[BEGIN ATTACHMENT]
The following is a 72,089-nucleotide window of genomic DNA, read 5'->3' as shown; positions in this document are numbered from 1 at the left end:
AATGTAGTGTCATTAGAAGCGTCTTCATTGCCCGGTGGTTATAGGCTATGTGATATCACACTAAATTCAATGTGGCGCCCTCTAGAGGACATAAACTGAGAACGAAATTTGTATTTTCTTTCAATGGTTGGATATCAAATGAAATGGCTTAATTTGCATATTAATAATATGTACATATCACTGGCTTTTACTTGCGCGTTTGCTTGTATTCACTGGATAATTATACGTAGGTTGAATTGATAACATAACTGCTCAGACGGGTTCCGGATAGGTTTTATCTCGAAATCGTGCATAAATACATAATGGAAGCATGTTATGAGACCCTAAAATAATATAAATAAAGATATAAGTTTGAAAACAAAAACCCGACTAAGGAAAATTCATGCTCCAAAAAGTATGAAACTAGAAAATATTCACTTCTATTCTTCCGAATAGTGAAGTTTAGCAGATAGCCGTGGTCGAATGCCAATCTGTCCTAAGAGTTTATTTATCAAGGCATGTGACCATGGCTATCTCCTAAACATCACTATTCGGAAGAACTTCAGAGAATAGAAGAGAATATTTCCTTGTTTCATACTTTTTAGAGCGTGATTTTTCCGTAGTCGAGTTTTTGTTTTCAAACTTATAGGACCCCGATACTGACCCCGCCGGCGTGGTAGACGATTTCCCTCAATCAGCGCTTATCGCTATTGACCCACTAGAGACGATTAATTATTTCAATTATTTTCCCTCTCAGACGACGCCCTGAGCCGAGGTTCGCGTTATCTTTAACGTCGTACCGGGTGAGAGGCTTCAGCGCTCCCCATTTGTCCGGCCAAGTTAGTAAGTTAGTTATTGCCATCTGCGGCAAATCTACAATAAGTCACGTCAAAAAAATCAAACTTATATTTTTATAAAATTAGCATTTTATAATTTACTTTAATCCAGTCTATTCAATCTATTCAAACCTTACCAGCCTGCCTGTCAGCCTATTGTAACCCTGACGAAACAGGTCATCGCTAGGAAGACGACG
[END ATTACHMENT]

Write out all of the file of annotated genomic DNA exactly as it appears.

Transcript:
The following is a 72,089-nucleotide window of genomic DNA, read 5'->3' as shown; positions in this document are numbered from 1 at the left end:
AATGTAGTGTCATTAGAAGCGTCTTCATTGCCCGGTGGTTATAGGCTATGTGATATCACACTAAATTCAATGTGGCGCCCTCTAGAGGACATAAACTGAGAACGAAATTTGTATTTTCTTTCAATGGTTGGATATCAAATGAAATGGCTTAATTTGCATATTAATAATATGTACATATCACTGGCTTTTACTTGCGCGTTTGCTTGTATTCACTGGATAATTATACGTAGGTTGAATTGATAACATAACTGCTCAGACGGGTTCCGGATAGGTTTTATCTCGAAATCGTGCATAAATACATAATGGAAGCATGTTATGAGACCCTAAAATAATATAAATAAAGATATAAGTTTGAAAACAAAAACCCGACTAAGGAAAATTCATGCTCCAAAAAGTATGAAACTAGAAAATATTCACTTCTATTCTTCCGAATAGTGAAGTTTAGCAGATAGCCGTGGTCGAATGCCAATCTGTCCTAAGAGTTTATTTATCAAGGCATGTGACCATGGCTATCTCCTAAACATCACTATTCGGAAGAACTTCAGAGAATAGAAGAGAATATTTCCTTGTTTCATACTTTTTAGAGCGTGATTTTTCCGTAGTCGAGTTTTTGTTTTCAAACTTATAGGACCCCGATACTGACCCCGCCGGCGTGGTAGACGATTTCCCTCAATCAGCGCTTATCGCTATTGACCCACTAGAGACGATTAATTATTTCAATTATTTTCCCTCTCAGACGACGCCCTGAGCCGAGGTTCGCGTTATCTTTAACGTCGTACCGGGTGAGAGGCTTCAGCGCTCCCCATTTGTCCGGCCAAGTTAGTAAGTTAGTTATTGCCATCTGCGGCAAATCTACAATAAGTCACGTCAAAAAAATCAAACTTATATTTTTATAAAATTAGCATTTTATAATTTACTTTAATCCAGTCTATTCAATCTATTCAAACCTTACCAGCCTGCCTGTCAGCCTATTGTAACCCTGACGAAACAGGTCATCGCTAGGAAGACGACG